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Intern activists say city's workplace protection law only part of solution

  • Jing Qu / Senior Staff Photographer
    SIGNING LAWS | Mayor Bill de Blasio signed a bill on April 15 that will grant equal workplace protections to both paid and unpaid interns in the city. The bill will take effect in June.

Updated, April 21, 10:10 a.m.

A bill signed last week by Mayor Bill de Blasio will extend equal workplace protections to unpaid interns in New York City, but some intern-rights activists say that it’s only a first step towards ensuring rights for interns.

At the bill signing on April 15, de Blasio described the amendment as clarifying that interns, both paid and unpaid, are guaranteed the same protections as regular employees under the city’s human-rights laws. New York City joins Washington, D.C., and Oregon, which also enacted similar protections in 2009 and 2013, respectively.

“New Yorkers deserve to work in a safe environment without fear of harassment or discrimination,” de Blasio said in a statement about the bill. “This legislation will ensure that interns, paid or unpaid, are entitled to workplace protections under the law.”

“Interns deserve equal protection under the law, and this legislation—which I first introduced last year—does just that, extending the City’s Human Rights Law to include unpaid interns,” Manhattan Borough President Gale Brewer, GS ’97, who presented the bill, said in a statement.

Brewer started working on the bill this year in response to the case of Lihuan Wang, a Syracuse University student who was sexually harassed as an unpaid intern for Phoenix Satellite Television. In 2013, a federal judge threw out her case after determining that only employees—and not interns—were covered under the city’s workplace-protection laws.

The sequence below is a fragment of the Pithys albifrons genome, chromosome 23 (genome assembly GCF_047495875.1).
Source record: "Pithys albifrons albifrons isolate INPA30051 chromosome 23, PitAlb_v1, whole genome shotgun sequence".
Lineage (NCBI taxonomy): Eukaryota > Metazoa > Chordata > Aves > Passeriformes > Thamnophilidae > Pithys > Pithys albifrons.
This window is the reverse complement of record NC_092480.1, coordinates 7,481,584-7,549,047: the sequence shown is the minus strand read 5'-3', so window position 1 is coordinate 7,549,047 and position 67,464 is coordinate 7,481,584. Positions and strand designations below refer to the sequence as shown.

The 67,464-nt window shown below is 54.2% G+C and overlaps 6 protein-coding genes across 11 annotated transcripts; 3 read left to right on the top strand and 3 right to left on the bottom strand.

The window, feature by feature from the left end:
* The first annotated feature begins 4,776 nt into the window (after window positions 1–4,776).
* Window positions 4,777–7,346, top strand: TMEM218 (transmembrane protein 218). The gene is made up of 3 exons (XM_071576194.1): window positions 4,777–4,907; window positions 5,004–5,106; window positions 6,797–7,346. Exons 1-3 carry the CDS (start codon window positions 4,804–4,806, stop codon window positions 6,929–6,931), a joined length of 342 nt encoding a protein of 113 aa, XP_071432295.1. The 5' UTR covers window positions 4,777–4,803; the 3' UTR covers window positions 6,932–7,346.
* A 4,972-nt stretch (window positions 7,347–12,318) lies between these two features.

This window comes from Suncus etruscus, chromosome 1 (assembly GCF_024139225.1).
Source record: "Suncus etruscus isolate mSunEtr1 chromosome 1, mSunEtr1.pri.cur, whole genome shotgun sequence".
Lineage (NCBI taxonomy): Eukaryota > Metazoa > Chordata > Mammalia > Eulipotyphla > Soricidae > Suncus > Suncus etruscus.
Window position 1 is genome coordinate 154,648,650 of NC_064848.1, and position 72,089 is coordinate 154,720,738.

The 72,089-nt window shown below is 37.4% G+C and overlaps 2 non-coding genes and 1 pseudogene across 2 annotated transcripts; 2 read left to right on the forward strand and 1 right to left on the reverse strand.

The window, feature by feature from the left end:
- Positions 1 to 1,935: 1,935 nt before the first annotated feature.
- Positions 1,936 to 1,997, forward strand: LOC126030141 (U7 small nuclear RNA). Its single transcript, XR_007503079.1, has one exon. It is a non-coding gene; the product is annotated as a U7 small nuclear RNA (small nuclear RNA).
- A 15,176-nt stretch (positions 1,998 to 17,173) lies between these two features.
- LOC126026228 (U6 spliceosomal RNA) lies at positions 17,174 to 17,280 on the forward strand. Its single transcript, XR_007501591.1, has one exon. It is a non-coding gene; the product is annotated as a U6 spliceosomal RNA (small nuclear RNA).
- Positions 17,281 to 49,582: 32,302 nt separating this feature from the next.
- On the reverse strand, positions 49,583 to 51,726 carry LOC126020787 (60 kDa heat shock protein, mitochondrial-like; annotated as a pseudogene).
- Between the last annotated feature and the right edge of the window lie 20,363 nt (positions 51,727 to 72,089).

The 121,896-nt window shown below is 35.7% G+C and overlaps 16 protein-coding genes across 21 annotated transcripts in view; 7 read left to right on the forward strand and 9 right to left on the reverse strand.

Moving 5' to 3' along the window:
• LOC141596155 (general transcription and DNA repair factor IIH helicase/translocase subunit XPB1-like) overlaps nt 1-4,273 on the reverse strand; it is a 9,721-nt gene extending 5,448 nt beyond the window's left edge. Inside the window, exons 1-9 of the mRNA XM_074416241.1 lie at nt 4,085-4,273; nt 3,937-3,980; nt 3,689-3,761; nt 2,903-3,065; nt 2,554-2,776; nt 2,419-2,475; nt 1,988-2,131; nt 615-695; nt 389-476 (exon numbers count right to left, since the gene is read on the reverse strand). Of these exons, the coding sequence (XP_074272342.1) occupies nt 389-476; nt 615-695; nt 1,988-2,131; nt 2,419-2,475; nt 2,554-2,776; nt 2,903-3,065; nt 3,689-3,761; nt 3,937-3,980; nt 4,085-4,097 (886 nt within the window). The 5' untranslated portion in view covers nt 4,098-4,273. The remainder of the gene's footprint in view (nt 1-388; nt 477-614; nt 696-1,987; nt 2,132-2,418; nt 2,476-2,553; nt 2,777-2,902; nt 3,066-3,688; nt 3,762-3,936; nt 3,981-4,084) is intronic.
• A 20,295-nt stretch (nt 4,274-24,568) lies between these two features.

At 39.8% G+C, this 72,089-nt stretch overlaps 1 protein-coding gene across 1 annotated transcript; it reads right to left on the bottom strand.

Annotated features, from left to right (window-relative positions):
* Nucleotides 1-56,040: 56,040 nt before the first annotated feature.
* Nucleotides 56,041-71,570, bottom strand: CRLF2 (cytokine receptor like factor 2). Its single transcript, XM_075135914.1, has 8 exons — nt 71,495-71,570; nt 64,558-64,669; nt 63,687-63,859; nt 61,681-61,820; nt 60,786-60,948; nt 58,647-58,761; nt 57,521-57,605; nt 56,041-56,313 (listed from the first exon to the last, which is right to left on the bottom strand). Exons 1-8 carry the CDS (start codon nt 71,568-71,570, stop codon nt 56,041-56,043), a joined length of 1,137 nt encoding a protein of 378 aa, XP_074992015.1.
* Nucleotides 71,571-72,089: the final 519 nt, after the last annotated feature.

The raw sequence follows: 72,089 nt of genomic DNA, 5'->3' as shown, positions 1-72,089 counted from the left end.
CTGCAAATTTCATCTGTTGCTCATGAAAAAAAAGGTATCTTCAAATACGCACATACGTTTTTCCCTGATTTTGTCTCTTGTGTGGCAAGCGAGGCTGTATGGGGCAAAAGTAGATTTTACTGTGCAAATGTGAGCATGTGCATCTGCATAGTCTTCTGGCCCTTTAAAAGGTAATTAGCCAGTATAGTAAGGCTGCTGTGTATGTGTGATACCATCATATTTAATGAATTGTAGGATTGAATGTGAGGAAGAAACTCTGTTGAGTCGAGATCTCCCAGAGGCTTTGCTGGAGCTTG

Still, detractors of the bill said that it doesn’t address more systemic problems in how unpaid internships are defined. Under the current federal Fair Labor Standards Act, unpaid internships must fulfill six criteria to be legal—including that it is for the educational benefit of the intern and that the employer does not derive immediate advantages from the intern’s work.

“In the New York City bill, they emphasize that they define interns as people who are receiving training ... that the experience is for the benefit of the individual,” Dedunu Suraweera, SSW ’12 and an organizer for Intern Labor Rights, said.

But because there is no clear way to show whether or not an internship actually benefits the intern, Suraweera said that unpaid internships can fall into a “gray area.”

“If an intern can’t prove that they fall within these guidelines, what happens to their protections?” she said.

“Arguably, most of the internships in the city actually violate labor law,” Peter Sterne, CC ’14, who runs Who Pays Interns, a blog that tracks interns’ wages across the city, said. 

And while interns in the for-profit sector can apply for back pay if they argue their internships offer no educational benefit, the situation is more complicated for interns in the public or nonprofit sector, whose work can be classified as volunteerism.